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D7.11 - Porous Ca-Containing MnO2 Nanorod Bundles with Superior Photoelectrochemical Activity 
April 24, 2014   4:45pm - 5:00pm

Global climate warming and environment pollution have spurred scientists to develop new high-efficient and environmental-friendly energy technologies. Hydrogen is an ideal fuel for fuel cell applications. Hydrogen has to be produced from renewable and carbon-free resources using nature energies such as sunlight if one thinks of clean energy and environmental issues. In this regard, a photoelectrochemical (PEC) cell consisting of semiconductor photoelectrodes that can harvest light and use this energy directly for splitting water is a more promising way for hydrogen generation. In the past, there has been a major research effort studying the synthesis of various manganese compounds aimed at mimicking the oxygen evolving complex of photosystem II. Of these manganese compounds, particular attention has been given to the manganese oxides, which have been shown to be multifunctional for applications of battery, supercapacitors, oxygen electrochemistry, and especially visible light-driven catalysis. Therefore, the low costs of manganese and the envisioned biomimetic character make the development of manganese oxide-based photoelectrodes for solar water splitting especially desirable. However, to date, the PEC activity of manganese oxide is still low due to poor carrier separation and transport. Recently, we report the first demonstration of hierarchically porous Ca-containing MnO2 nanorod bundles as visible-light-sensitive photofunctional nanoelectrodes to fundamentally improve the performance of MnO2 for PEC hydrogen generation. A substantial amount of Ca (up to 7.8 at%) can be in-situ incorporated into the MnO2 lattice via simple electroplating technique because of the exceptionally small feature sizes of quantum rods. The maximum photocurrent could be successfully achieved as high as 0.42 mA cm-2, which is the best value for a MnO2 photoanode. Significantly, Ca-containing MnO2 photoanodes illustrated striking PEC activity in response to visible light with a high incident photon to current conversion efficiency (IPCE) of 7% at a monochromatic wavelength of 450 nm, which is comparable to that from hematite. The improvement in photoactivity of PEC response may be attributed to the enhanced visible-light absorption, increased charge-carrier densities, and large contact area with electrolyte due to the synergistic effects of Ca incorporation and specific mesopore networks, thus contributing to photocatalysis. The new design of constructing highly photoactive Ca-containing MnO2 nanostructures sheds light on developing high efficiency photoelectrodes for solar-hydrogen field.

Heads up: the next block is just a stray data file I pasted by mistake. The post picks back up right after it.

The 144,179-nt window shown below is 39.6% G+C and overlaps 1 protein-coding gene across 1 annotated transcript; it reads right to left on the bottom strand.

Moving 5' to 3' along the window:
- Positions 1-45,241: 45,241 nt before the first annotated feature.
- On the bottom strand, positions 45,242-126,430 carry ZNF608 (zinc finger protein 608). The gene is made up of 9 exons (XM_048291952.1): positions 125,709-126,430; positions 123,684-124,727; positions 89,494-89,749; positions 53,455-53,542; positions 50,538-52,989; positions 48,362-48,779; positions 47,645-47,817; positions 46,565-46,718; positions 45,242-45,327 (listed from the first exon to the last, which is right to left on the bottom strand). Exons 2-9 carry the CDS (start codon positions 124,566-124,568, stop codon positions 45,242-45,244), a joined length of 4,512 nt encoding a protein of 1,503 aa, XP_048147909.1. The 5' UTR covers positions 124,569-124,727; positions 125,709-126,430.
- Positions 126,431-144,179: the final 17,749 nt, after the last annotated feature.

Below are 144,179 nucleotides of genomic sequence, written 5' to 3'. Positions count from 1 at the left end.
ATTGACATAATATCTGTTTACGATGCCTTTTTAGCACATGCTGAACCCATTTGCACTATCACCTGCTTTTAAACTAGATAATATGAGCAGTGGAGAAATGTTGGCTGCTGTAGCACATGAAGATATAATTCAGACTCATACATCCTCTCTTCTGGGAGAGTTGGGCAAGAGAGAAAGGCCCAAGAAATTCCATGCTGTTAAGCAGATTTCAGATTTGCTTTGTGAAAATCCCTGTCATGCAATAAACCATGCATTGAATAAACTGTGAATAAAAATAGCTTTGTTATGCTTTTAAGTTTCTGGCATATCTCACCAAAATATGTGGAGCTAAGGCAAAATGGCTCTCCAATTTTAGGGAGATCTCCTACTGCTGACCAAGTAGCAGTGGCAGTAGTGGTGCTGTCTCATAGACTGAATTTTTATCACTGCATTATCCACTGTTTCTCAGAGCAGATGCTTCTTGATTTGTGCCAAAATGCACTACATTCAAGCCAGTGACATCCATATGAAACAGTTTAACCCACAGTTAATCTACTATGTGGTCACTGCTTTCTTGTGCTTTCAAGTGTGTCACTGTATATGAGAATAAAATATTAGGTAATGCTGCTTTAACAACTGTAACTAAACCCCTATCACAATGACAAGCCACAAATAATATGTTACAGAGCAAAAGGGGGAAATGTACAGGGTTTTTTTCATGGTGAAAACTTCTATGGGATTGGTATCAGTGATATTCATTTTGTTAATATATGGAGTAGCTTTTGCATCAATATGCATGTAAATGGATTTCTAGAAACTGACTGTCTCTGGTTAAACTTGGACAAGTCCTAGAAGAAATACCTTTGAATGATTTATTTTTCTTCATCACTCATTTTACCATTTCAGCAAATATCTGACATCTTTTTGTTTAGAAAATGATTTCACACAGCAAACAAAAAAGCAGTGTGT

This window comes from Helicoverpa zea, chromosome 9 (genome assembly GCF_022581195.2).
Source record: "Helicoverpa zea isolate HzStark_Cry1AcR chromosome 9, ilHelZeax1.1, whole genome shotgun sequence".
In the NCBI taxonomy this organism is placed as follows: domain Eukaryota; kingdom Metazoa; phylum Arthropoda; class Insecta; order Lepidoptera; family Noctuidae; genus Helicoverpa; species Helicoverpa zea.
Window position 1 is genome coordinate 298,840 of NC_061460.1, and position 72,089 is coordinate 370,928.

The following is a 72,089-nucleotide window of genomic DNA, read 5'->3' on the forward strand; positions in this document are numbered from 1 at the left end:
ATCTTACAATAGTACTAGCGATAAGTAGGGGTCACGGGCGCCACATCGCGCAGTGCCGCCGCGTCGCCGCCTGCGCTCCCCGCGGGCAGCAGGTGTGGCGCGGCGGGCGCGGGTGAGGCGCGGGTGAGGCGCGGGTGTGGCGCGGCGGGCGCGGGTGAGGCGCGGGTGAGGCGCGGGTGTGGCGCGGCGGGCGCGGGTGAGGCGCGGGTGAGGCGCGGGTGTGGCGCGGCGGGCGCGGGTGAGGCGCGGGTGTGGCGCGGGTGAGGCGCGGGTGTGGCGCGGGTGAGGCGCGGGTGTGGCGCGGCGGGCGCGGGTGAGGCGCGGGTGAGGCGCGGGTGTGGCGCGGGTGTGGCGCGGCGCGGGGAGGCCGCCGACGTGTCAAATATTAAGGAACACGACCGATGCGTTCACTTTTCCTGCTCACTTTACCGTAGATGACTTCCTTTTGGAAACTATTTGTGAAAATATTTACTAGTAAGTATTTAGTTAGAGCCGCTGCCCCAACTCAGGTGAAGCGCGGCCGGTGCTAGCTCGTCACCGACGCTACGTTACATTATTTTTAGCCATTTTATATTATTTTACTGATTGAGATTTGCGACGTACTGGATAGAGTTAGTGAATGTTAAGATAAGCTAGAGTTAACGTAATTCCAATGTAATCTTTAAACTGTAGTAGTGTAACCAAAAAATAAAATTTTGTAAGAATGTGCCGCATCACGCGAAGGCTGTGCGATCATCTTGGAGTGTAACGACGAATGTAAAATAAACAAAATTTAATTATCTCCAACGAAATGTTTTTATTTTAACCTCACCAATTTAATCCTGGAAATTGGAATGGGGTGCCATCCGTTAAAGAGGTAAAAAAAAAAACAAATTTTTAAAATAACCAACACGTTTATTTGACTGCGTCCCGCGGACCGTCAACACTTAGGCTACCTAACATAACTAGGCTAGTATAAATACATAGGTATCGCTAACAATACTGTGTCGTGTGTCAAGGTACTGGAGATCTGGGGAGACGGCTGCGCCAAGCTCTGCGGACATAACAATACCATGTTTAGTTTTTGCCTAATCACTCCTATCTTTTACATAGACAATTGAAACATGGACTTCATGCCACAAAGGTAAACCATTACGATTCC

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Keynote Address
Panel Discussion - Different Approaches to Commercializing Materials Research
Business Challenges to Starting a Materials-Based Company
Fred Kavli Distinguished Lectureship in Nanoscience
Application of In-situ X-ray Absorption, Emission and Powder Diffraction Studies in Nanomaterials Research - From the Design of an In-situ Experiment to Data Analysis